Of course, the Key to returning to the West finals is to win enough games to be in that 2/7, 3/6 bracket. Avoiding Golden State is the only way to make the West Finals. And everyone knows it.

Nate: I also enjoyed My_Lo’s preview of the series on your site with the Superman vs. Bizarro/Fire & Ice analogy. One thing that caught my eye was the point that the Jazz have more wing options than most teams in the West. We all just saw Joe Ingles & SEVEN TIME ALL-STAR Joe Johnson come up big against the Clippers. But which wing do you expect to come up big in this series given that the Warriors are not exactly short of options at the wing spot?

Amar: Gordon Hayward and Joe Johnson are the primary focuses for the defense. Joe Ingles is notable as well. Dante Exum would thrive in a faster paced game. However, I think the wildcard at wing is going to be Rodney Hood. Not because he's got some all-around game or superstar potential. I expect big things from Hood because he's so far down the totem pole of guys GSW is game planning for, and more importantly, he's the only guy on the roster (not named Joe Johnson) who can catch fire. Hood is one of the streakiest shooters in Jazz franchise history. He can go for weeks without a good game and ignite for a big score out of nowhere. He's due for a big game.

Nate: Speaking of wing play, Sean Deveney of Sporting News noted that Hayward has not played well against the Warriors in recent years. Do you see a way the Jazz could win games in which he does not play well?

Amar: Historically Hayward wasn't performing well against the Los Angeles Clippers either; however this Hayward - this beef-ward - is a little different. Against Luc Richard Mbah a Moute, and being the first option against LA, he scored 40, 31, 27, 26, 20, 19, and 3 points (food poisoning game where he left in the second quarter) in the seven game series. If he's allowed to get to the line (not always a given against a Golden State team that "never fouls") he could show up once again. But it's possible for the team to win when he's not playing well. If Hood is shooting well, and the rest of the Jazz guys are around their customary 40%, it's possible for there to be points on the board. But scoring isn't the way to beat Golden State. You have to play defense.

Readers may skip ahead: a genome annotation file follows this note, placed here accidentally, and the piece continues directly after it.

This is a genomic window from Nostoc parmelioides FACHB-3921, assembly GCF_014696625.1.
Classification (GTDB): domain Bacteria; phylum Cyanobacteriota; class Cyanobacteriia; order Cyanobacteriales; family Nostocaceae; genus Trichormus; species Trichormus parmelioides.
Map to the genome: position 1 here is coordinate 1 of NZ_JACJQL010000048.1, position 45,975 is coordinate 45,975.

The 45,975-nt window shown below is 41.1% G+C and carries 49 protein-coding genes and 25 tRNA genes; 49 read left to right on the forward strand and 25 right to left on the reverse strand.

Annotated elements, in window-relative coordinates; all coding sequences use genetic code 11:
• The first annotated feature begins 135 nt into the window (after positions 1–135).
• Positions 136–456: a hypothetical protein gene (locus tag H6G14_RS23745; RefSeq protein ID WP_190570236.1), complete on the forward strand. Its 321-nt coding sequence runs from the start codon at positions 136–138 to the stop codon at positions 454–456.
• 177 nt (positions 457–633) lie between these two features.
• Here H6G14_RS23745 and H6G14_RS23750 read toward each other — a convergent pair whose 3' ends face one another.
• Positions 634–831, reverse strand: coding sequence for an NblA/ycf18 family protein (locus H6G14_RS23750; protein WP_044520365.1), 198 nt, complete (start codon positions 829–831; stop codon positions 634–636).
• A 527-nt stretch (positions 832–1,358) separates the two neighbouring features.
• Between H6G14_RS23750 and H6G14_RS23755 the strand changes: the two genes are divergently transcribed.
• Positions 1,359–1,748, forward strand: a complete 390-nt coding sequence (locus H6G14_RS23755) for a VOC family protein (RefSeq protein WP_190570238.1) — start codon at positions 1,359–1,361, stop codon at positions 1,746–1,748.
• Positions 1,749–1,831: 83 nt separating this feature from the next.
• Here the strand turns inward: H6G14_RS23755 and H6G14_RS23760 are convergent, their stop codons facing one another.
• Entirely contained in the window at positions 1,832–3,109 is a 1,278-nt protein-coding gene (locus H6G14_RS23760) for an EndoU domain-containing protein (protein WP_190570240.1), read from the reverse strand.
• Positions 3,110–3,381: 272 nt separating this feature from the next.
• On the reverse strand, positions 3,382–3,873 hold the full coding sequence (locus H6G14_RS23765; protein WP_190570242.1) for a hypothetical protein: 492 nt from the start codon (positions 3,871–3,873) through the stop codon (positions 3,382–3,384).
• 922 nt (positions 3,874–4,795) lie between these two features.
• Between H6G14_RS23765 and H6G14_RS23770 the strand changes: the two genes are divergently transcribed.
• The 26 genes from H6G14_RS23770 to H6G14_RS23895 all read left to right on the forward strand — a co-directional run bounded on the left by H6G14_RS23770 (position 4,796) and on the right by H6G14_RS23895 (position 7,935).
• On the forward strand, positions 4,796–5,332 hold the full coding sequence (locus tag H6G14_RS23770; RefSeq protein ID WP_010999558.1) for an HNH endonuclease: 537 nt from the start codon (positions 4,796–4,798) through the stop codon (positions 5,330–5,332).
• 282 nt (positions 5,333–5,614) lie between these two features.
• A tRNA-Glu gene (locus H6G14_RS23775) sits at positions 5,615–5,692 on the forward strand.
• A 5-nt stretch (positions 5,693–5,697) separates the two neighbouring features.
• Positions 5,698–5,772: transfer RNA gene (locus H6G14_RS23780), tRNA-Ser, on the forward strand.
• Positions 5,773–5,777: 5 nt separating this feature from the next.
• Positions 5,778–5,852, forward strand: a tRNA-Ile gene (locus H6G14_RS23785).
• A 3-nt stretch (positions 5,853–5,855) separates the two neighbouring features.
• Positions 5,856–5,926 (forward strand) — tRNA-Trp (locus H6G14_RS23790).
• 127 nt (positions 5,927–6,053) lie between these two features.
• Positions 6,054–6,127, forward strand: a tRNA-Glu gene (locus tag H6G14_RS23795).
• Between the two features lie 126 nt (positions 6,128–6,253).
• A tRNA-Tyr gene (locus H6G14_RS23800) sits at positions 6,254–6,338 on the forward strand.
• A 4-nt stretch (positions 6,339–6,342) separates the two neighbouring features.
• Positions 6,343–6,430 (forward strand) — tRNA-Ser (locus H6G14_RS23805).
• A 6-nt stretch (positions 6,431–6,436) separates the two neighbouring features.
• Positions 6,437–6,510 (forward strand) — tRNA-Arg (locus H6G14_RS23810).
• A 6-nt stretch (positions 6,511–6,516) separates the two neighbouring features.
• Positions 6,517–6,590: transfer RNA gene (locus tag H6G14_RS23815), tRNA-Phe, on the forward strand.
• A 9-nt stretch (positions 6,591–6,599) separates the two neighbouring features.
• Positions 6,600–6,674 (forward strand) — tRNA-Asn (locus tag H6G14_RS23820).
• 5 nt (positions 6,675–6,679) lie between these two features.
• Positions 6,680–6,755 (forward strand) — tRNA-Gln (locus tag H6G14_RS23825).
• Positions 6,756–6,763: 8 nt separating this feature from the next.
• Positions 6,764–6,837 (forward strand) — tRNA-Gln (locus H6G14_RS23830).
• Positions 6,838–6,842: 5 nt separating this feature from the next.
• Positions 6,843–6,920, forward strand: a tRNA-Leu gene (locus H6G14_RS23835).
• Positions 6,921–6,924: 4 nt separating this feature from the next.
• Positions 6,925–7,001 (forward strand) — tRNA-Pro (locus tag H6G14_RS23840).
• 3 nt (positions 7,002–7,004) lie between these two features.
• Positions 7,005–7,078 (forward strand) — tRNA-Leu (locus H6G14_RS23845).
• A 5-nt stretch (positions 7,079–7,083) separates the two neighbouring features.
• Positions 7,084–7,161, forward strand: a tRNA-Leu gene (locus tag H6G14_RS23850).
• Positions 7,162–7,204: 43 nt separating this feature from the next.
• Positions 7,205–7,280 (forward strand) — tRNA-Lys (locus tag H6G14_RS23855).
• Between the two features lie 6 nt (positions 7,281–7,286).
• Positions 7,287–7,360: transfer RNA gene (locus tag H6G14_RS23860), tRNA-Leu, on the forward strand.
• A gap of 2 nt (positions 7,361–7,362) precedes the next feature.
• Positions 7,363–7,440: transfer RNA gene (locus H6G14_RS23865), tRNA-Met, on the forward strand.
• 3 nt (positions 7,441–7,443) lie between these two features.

If Gordon is having a bad game and the team isn't defending there's no way to beat the Warriors. If the team is shooting threes and defending well, there's a chance. Not a big chance. But a chance.

Nate: Everyone is pointing to pace as a key factor in this series, which makes perfect sense. But you're not gonna beat the Warriors simply by slowing the game down -- over the last few years of the Warriors’ ascent to perennial contender, the key to beating them has been offensive rebounding (or having LeBron James turn in an epic performance). While the Jazz are a significantly better defensive rebounding team than the Warriors (and really, who isn't?), they're only an average offensive rebounding team by percentage -- outside of Gobert, they don't really have a significant offensive rebounder. Do you see a way that the Jazz can stay competitive in this series without a significant offensive rebounding differential?

Amar: Well, guys, the Jazz haven't played a lot of Derrick Favors and Rudy Gobert together this season because of injuries. If the Jazz elect to go big - and Favors and Gobert have played a lot together over the previous three seasons - there will be plenty of offensive rebounding to go along with the Jazz open shot-finding offense. Of course, if KD is playing more and more of the four in this series that's not going to happen.

Can the Jazz win games against the Warriors without crashing the glass? Probably not. It's going to take a tremendous efficiency on offense to beat Golden State even once. Can they be competitive without offensive rebounds? I hope so, it is going to depend on the match-ups more than the pace of play. If Utah can't play single coverage the system is already defeated. Looking at your roster it appears as though Utah will not be able to play single coverage. That's a problem regardless of rebounds.

Nate: Prediction time: how many games will this series go and who will win?

Amar: Prediction? Warriors in 5. Gentleman's sweep.